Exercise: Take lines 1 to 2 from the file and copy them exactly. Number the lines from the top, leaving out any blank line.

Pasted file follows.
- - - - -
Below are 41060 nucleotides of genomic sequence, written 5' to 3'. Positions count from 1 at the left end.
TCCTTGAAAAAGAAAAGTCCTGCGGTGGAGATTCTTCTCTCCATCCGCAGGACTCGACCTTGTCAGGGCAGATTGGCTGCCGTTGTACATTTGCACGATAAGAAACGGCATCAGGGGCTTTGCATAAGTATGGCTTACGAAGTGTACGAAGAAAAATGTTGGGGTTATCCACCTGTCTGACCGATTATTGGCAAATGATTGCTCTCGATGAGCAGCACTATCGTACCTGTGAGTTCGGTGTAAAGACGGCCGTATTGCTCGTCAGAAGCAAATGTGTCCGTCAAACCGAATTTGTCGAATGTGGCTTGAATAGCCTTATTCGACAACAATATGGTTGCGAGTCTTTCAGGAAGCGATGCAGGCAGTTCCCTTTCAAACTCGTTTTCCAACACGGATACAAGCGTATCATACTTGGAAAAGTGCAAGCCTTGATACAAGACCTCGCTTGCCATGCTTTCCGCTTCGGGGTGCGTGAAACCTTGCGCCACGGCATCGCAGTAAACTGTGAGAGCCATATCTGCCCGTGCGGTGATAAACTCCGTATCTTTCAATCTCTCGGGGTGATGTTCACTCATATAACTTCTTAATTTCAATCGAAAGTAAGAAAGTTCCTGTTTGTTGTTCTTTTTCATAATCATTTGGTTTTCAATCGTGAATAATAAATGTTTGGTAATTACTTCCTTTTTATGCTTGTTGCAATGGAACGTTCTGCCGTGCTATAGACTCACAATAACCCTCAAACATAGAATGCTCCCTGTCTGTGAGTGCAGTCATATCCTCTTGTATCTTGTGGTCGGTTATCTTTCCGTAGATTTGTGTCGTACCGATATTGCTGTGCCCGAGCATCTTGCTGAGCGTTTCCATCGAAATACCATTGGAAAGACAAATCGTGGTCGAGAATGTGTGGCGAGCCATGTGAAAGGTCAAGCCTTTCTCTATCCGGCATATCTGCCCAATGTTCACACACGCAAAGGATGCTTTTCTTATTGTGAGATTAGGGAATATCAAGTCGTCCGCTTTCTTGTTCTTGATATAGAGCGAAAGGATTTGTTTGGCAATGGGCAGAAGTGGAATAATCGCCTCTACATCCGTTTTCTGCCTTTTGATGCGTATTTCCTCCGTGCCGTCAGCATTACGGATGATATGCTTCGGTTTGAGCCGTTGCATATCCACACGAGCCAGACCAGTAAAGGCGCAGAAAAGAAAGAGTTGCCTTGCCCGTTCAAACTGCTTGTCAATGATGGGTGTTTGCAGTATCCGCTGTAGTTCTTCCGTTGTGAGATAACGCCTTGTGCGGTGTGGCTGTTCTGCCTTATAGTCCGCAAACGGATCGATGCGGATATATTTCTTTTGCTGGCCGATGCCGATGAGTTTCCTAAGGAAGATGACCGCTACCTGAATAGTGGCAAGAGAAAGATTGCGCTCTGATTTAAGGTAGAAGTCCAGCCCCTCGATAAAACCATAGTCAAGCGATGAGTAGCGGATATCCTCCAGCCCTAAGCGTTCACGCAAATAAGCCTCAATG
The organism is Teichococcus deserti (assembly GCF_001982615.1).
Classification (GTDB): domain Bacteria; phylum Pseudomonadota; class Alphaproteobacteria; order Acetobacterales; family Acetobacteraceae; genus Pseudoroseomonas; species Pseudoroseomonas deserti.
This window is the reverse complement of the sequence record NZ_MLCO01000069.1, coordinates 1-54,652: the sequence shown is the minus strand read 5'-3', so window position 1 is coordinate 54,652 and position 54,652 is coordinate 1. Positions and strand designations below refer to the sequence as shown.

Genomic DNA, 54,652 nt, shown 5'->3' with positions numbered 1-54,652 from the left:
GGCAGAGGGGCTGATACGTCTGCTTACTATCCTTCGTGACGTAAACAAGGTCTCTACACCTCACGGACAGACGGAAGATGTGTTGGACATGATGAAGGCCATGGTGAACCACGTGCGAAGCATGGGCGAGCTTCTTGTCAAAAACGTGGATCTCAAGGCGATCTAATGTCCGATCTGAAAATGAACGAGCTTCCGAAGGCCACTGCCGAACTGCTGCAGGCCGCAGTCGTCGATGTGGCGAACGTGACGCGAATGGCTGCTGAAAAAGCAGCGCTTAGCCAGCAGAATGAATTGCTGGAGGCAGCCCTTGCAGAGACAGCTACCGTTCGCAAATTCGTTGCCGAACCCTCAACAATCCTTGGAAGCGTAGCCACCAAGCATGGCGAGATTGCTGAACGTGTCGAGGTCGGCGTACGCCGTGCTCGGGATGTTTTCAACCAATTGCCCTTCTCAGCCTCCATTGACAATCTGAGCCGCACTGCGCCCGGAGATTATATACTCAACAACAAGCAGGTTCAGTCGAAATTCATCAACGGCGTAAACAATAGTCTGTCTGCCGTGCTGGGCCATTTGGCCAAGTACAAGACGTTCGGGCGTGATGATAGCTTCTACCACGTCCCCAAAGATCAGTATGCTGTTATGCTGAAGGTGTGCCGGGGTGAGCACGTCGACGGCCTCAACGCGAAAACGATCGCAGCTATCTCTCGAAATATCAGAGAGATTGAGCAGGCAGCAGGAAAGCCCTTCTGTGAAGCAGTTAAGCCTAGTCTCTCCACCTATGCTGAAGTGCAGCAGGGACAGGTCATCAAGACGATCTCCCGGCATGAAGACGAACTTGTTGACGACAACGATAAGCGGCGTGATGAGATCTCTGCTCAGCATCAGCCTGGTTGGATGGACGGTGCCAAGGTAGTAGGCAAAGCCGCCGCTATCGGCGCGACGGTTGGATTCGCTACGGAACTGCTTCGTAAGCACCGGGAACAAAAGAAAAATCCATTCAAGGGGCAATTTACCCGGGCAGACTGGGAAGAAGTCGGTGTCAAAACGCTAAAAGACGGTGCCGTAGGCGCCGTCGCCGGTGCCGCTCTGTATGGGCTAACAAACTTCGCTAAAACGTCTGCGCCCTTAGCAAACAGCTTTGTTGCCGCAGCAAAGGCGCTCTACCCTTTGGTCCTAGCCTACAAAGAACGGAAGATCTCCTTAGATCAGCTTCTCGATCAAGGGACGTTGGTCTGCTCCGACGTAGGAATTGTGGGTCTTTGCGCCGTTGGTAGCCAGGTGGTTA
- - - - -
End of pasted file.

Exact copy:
Below are 41060 nucleotides of genomic sequence, written 5' to 3'. Positions count from 1 at the left end.
TCCTTGAAAAAGAAAAGTCCTGCGGTGGAGATTCTTCTCTCCATCCGCAGGACTCGACCTTGTCAGGGCAGATTGGCTGCCGTTGTACATTTGCACGATAAGAAACGGCATCAGGGGCTTTGCATAAGTATGGCTTACGAAGTGTACGAAGAAAAATGTTGGGGTTATCCACCTGTCTGACCGATTATTGGCAAATGATTGCTCTCGATGAGCAGCACTATCGTACCTGTGAGTTCGGTGTAAAGACGGCCGTATTGCTCGTCAGAAGCAAATGTGTCCGTCAAACCGAATTTGTCGAATGTGGCTTGAATAGCCTTATTCGACAACAATATGGTTGCGAGTCTTTCAGGAAGCGATGCAGGCAGTTCCCTTTCAAACTCGTTTTCCAACACGGATACAAGCGTATCATACTTGGAAAAGTGCAAGCCTTGATACAAGACCTCGCTTGCCATGCTTTCCGCTTCGGGGTGCGTGAAACCTTGCGCCACGGCATCGCAGTAAACTGTGAGAGCCATATCTGCCCGTGCGGTGATAAACTCCGTATCTTTCAATCTCTCGGGGTGATGTTCACTCATATAACTTCTTAATTTCAATCGAAAGTAAGAAAGTTCCTGTTTGTTGTTCTTTTTCATAATCATTTGGTTTTCAATCGTGAATAATAAATGTTTGGTAATTACTTCCTTTTTATGCTTGTTGCAATGGAACGTTCTGCCGTGCTATAGACTCACAATAACCCTCAAACATAGAATGCTCCCTGTCTGTGAGTGCAGTCATATCCTCTTGTATCTTGTGGTCGGTTATCTTTCCGTAGATTTGTGTCGTACCGATATTGCTGTGCCCGAGCATCTTGCTGAGCGTTTCCATCGAAATACCATTGGAAAGACAAATCGTGGTCGAGAATGTGTGGCGAGCCATGTGAAAGGTCAAGCCTTTCTCTATCCGGCATATCTGCCCAATGTTCACACACGCAAAGGATGCTTTTCTTATTGTGAGATTAGGGAATATCAAGTCGTCCGCTTTCTTGTTCTTGATATAGAGCGAAAGGATTTGTTTGGCAATGGGCAGAAGTGGAATAATCGCCTCTACATCCGTTTTCTGCCTTTTGATGCGTATTTCCTCCGTGCCGTCAGCATTACGGATGATATGCTTCGGTTTGAGCCGTTGCATATCCACACGAGCCAGACCAGTAAAGGCGCAGAAAAGAAAGAGTTGCCTTGCCCGTTCAAACTGCTTGTCAATGATGGGTGTTTGCAGTATCCGCTGTAGTTCTTCCGTTGTGAGATAACGCCTTGTGCGGTGTGGCTGTTCTGCCTTATAGTCCGCAAACGGATCGATGCGGATATATTTCTTTTGCTGGCCGATGCCGATGAGTTTCCTAAGGAAGATGACCGCTACCTGAATAGTGGCAAGAGAAAGATTGCGCTCTGATTTAAGGTAGAAGTCCAGCCCCTCGATAAAACCATAGTCAAGCGATGAGTAGCGGATATCCTCCAGCCCTAAGCGTTCACGCAAATAAGCCTCAATG